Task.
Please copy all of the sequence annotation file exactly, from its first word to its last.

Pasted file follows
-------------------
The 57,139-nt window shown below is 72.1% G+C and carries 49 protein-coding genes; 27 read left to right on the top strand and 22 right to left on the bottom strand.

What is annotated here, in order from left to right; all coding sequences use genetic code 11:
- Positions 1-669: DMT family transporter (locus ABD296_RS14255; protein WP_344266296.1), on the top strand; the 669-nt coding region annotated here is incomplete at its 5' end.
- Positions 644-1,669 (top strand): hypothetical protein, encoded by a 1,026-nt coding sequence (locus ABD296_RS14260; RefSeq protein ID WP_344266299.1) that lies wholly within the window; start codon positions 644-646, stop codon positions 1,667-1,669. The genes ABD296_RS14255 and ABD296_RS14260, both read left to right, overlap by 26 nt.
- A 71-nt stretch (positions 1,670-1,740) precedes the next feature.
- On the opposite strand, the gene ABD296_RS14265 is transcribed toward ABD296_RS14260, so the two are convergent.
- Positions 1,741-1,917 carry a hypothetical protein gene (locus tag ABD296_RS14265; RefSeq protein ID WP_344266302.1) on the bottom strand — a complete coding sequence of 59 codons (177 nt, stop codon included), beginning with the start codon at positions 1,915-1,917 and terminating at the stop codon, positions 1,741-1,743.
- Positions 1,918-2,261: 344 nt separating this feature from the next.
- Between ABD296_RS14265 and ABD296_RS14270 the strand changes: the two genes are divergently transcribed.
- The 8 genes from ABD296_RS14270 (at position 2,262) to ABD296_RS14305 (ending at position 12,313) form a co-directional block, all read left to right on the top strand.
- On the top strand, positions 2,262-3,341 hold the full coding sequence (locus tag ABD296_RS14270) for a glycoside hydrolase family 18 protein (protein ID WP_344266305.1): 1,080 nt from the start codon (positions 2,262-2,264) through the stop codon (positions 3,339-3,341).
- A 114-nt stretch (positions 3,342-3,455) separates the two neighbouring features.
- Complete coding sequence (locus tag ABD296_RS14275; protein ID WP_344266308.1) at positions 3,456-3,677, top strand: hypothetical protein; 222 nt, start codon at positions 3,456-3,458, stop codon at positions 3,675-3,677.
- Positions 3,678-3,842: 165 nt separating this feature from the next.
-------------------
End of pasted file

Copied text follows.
The 57,139-nt window shown below is 72.1% G+C and carries 49 protein-coding genes; 27 read left to right on the top strand and 22 right to left on the bottom strand.

What is annotated here, in order from left to right; all coding sequences use genetic code 11:
- Positions 1-669: DMT family transporter (locus ABD296_RS14255; protein WP_344266296.1), on the top strand; the 669-nt coding region annotated here is incomplete at its 5' end.
- Positions 644-1,669 (top strand): hypothetical protein, encoded by a 1,026-nt coding sequence (locus ABD296_RS14260; RefSeq protein ID WP_344266299.1) that lies wholly within the window; start codon positions 644-646, stop codon positions 1,667-1,669. The genes ABD296_RS14255 and ABD296_RS14260, both read left to right, overlap by 26 nt.
- A 71-nt stretch (positions 1,670-1,740) precedes the next feature.
- On the opposite strand, the gene ABD296_RS14265 is transcribed toward ABD296_RS14260, so the two are convergent.
- Positions 1,741-1,917 carry a hypothetical protein gene (locus tag ABD296_RS14265; RefSeq protein ID WP_344266302.1) on the bottom strand — a complete coding sequence of 59 codons (177 nt, stop codon included), beginning with the start codon at positions 1,915-1,917 and terminating at the stop codon, positions 1,741-1,743.
- Positions 1,918-2,261: 344 nt separating this feature from the next.
- Between ABD296_RS14265 and ABD296_RS14270 the strand changes: the two genes are divergently transcribed.
- The 8 genes from ABD296_RS14270 (at position 2,262) to ABD296_RS14305 (ending at position 12,313) form a co-directional block, all read left to right on the top strand.
- On the top strand, positions 2,262-3,341 hold the full coding sequence (locus tag ABD296_RS14270) for a glycoside hydrolase family 18 protein (protein ID WP_344266305.1): 1,080 nt from the start codon (positions 2,262-2,264) through the stop codon (positions 3,339-3,341).
- A 114-nt stretch (positions 3,342-3,455) separates the two neighbouring features.
- Complete coding sequence (locus tag ABD296_RS14275; protein ID WP_344266308.1) at positions 3,456-3,677, top strand: hypothetical protein; 222 nt, start codon at positions 3,456-3,458, stop codon at positions 3,675-3,677.
- Positions 3,678-3,842: 165 nt separating this feature from the next.